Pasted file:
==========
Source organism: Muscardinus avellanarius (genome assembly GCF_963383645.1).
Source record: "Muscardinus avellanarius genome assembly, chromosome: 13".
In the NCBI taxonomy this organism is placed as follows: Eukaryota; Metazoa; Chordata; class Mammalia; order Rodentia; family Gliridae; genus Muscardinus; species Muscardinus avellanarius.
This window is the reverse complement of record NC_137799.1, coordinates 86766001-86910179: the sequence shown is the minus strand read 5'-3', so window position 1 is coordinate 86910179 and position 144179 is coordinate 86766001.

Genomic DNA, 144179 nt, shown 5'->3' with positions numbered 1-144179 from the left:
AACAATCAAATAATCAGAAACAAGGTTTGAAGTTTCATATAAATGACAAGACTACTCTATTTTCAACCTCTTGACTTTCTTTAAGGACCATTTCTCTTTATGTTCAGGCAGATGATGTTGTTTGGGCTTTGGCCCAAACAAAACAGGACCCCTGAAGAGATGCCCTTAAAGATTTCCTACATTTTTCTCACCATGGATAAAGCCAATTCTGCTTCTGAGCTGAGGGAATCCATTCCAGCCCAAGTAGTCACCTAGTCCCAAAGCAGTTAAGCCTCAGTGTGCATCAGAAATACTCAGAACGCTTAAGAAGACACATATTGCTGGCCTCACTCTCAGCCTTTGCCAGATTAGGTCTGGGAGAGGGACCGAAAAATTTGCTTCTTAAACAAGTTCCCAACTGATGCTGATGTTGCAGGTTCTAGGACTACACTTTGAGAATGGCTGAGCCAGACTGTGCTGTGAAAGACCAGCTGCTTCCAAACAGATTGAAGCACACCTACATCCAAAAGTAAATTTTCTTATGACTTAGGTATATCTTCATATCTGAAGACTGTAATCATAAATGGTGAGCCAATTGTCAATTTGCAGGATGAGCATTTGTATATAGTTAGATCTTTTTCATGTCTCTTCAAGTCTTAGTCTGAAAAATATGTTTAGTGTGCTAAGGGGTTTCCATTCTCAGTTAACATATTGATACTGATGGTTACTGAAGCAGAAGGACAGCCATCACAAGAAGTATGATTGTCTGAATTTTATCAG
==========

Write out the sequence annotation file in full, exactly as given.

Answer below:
Source organism: Muscardinus avellanarius (genome assembly GCF_963383645.1).
Source record: "Muscardinus avellanarius genome assembly, chromosome: 13".
In the NCBI taxonomy this organism is placed as follows: Eukaryota; Metazoa; Chordata; class Mammalia; order Rodentia; family Gliridae; genus Muscardinus; species Muscardinus avellanarius.
This window is the reverse complement of record NC_137799.1, coordinates 86766001-86910179: the sequence shown is the minus strand read 5'-3', so window position 1 is coordinate 86910179 and position 144179 is coordinate 86766001.

Genomic DNA, 144179 nt, shown 5'->3' with positions numbered 1-144179 from the left:
AACAATCAAATAATCAGAAACAAGGTTTGAAGTTTCATATAAATGACAAGACTACTCTATTTTCAACCTCTTGACTTTCTTTAAGGACCATTTCTCTTTATGTTCAGGCAGATGATGTTGTTTGGGCTTTGGCCCAAACAAAACAGGACCCCTGAAGAGATGCCCTTAAAGATTTCCTACATTTTTCTCACCATGGATAAAGCCAATTCTGCTTCTGAGCTGAGGGAATCCATTCCAGCCCAAGTAGTCACCTAGTCCCAAAGCAGTTAAGCCTCAGTGTGCATCAGAAATACTCAGAACGCTTAAGAAGACACATATTGCTGGCCTCACTCTCAGCCTTTGCCAGATTAGGTCTGGGAGAGGGACCGAAAAATTTGCTTCTTAAACAAGTTCCCAACTGATGCTGATGTTGCAGGTTCTAGGACTACACTTTGAGAATGGCTGAGCCAGACTGTGCTGTGAAAGACCAGCTGCTTCCAAACAGATTGAAGCACACCTACATCCAAAAGTAAATTTTCTTATGACTTAGGTATATCTTCATATCTGAAGACTGTAATCATAAATGGTGAGCCAATTGTCAATTTGCAGGATGAGCATTTGTATATAGTTAGATCTTTTTCATGTCTCTTCAAGTCTTAGTCTGAAAAATATGTTTAGTGTGCTAAGGGGTTTCCATTCTCAGTTAACATATTGATACTGATGGTTACTGAAGCAGAAGGACAGCCATCACAAGAAGTATGATTGTCTGAATTTTATCAG